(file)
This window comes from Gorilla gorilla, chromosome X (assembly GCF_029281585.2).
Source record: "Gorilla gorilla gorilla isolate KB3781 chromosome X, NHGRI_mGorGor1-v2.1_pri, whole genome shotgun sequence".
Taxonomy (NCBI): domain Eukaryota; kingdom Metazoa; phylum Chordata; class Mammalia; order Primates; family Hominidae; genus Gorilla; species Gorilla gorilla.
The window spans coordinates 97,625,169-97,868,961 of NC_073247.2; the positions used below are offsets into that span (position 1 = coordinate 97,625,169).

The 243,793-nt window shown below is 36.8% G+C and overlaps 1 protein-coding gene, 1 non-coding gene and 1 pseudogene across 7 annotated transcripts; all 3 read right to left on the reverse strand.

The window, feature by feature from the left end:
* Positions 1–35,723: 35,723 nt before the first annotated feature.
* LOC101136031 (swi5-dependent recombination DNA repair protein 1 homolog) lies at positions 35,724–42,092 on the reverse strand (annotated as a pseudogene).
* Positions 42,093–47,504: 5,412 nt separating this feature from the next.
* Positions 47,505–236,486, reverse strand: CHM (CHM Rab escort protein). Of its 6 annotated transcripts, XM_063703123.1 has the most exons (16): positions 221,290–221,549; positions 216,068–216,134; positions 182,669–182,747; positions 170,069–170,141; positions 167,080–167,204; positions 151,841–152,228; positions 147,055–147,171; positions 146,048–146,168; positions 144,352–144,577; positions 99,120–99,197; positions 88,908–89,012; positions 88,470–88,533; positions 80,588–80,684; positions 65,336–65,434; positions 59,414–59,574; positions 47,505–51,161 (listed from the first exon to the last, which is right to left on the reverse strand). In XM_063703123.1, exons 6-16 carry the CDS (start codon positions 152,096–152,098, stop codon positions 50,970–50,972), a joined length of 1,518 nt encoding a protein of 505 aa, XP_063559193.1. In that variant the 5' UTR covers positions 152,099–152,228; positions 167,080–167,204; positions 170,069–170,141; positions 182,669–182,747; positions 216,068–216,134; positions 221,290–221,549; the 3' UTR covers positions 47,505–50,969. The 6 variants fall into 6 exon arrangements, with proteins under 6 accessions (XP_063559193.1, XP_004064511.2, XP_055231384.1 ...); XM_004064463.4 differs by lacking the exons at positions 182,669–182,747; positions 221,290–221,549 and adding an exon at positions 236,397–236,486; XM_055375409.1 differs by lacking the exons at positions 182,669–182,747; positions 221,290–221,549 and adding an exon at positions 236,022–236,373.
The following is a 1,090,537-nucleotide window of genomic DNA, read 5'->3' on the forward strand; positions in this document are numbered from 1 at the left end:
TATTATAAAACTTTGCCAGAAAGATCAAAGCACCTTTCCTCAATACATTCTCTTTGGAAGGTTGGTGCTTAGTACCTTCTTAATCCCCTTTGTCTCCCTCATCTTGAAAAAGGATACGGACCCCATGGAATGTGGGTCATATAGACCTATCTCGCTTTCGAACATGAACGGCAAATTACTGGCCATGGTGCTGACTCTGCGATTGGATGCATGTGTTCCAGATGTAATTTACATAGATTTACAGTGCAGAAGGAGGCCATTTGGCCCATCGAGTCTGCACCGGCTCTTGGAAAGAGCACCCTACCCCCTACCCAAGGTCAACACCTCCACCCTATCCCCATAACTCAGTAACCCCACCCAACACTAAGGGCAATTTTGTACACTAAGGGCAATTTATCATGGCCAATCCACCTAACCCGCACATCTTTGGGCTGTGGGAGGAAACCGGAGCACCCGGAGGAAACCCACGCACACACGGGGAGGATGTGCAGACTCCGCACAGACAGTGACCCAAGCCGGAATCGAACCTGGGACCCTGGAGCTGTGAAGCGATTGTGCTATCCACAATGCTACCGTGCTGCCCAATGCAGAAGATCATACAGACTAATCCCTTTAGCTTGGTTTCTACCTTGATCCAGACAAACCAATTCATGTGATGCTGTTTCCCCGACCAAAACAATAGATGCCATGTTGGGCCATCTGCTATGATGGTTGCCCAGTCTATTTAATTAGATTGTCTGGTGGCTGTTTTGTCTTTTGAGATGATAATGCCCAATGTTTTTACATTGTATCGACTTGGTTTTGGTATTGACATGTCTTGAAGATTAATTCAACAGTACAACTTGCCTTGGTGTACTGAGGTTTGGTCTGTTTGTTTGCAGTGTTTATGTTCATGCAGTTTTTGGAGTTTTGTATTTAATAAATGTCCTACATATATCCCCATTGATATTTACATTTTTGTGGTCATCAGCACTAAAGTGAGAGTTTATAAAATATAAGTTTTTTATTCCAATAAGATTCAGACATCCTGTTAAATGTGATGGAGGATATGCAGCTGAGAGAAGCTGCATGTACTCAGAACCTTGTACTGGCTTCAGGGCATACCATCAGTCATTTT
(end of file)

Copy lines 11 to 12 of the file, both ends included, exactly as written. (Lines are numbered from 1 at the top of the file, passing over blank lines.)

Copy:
The following is a 1,090,537-nucleotide window of genomic DNA, read 5'->3' on the forward strand; positions in this document are numbered from 1 at the left end:
TATTATAAAACTTTGCCAGAAAGATCAAAGCACCTTTCCTCAATACATTCTCTTTGGAAGGTTGGTGCTTAGTACCTTCTTAATCCCCTTTGTCTCCCTCATCTTGAAAAAGGATACGGACCCCATGGAATGTGGGTCATATAGACCTATCTCGCTTTCGAACATGAACGGCAAATTACTGGCCATGGTGCTGACTCTGCGATTGGATGCATGTGTTCCAGATGTAATTTACATAGATTTACAGTGCAGAAGGAGGCCATTTGGCCCATCGAGTCTGCACCGGCTCTTGGAAAGAGCACCCTACCCCCTACCCAAGGTCAACACCTCCACCCTATCCCCATAACTCAGTAACCCCACCCAACACTAAGGGCAATTTTGTACACTAAGGGCAATTTATCATGGCCAATCCACCTAACCCGCACATCTTTGGGCTGTGGGAGGAAACCGGAGCACCCGGAGGAAACCCACGCACACACGGGGAGGATGTGCAGACTCCGCACAGACAGTGACCCAAGCCGGAATCGAACCTGGGACCCTGGAGCTGTGAAGCGATTGTGCTATCCACAATGCTACCGTGCTGCCCAATGCAGAAGATCATACAGACTAATCCCTTTAGCTTGGTTTCTACCTTGATCCAGACAAACCAATTCATGTGATGCTGTTTCCCCGACCAAAACAATAGATGCCATGTTGGGCCATCTGCTATGATGGTTGCCCAGTCTATTTAATTAGATTGTCTGGTGGCTGTTTTGTCTTTTGAGATGATAATGCCCAATGTTTTTACATTGTATCGACTTGGTTTTGGTATTGACATGTCTTGAAGATTAATTCAACAGTACAACTTGCCTTGGTGTACTGAGGTTTGGTCTGTTTGTTTGCAGTGTTTATGTTCATGCAGTTTTTGGAGTTTTGTATTTAATAAATGTCCTACATATATCCCCATTGATATTTACATTTTTGTGGTCATCAGCACTAAAGTGAGAGTTTATAAAATATAAGTTTTTTATTCCAATAAGATTCAGACATCCTGTTAAATGTGATGGAGGATATGCAGCTGAGAGAAGCTGCATGTACTCAGAACCTTGTACTGGCTTCAGGGCATACCATCAGTCATTTT